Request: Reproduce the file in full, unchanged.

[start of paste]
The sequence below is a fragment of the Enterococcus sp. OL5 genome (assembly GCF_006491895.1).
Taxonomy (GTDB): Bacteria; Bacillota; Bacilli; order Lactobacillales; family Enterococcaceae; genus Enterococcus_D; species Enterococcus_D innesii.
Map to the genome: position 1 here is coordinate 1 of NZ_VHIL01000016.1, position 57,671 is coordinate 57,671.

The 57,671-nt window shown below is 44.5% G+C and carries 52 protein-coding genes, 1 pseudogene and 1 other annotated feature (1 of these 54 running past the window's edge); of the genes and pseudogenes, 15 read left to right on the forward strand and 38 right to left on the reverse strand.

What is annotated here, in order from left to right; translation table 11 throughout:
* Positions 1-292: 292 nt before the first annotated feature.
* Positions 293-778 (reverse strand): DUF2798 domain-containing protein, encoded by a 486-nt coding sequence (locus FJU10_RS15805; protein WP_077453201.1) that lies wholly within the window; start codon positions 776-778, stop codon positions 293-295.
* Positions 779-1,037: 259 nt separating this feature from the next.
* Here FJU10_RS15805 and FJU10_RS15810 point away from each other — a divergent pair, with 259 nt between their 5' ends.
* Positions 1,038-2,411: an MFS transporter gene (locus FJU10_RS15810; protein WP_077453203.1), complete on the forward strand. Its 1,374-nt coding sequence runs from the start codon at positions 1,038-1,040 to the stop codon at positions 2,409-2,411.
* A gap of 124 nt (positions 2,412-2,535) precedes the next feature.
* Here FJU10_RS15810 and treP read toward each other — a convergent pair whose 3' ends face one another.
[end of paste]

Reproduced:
The sequence below is a fragment of the Enterococcus sp. OL5 genome (assembly GCF_006491895.1).
Taxonomy (GTDB): Bacteria; Bacillota; Bacilli; order Lactobacillales; family Enterococcaceae; genus Enterococcus_D; species Enterococcus_D innesii.
Map to the genome: position 1 here is coordinate 1 of NZ_VHIL01000016.1, position 57,671 is coordinate 57,671.

The 57,671-nt window shown below is 44.5% G+C and carries 52 protein-coding genes, 1 pseudogene and 1 other annotated feature (1 of these 54 running past the window's edge); of the genes and pseudogenes, 15 read left to right on the forward strand and 38 right to left on the reverse strand.

What is annotated here, in order from left to right; translation table 11 throughout:
* Positions 1-292: 292 nt before the first annotated feature.
* Positions 293-778 (reverse strand): DUF2798 domain-containing protein, encoded by a 486-nt coding sequence (locus FJU10_RS15805; protein WP_077453201.1) that lies wholly within the window; start codon positions 776-778, stop codon positions 293-295.
* Positions 779-1,037: 259 nt separating this feature from the next.
* Here FJU10_RS15805 and FJU10_RS15810 point away from each other — a divergent pair, with 259 nt between their 5' ends.
* Positions 1,038-2,411: an MFS transporter gene (locus FJU10_RS15810; protein WP_077453203.1), complete on the forward strand. Its 1,374-nt coding sequence runs from the start codon at positions 1,038-1,040 to the stop codon at positions 2,409-2,411.
* A gap of 124 nt (positions 2,412-2,535) precedes the next feature.
* Here FJU10_RS15810 and treP read toward each other — a convergent pair whose 3' ends face one another.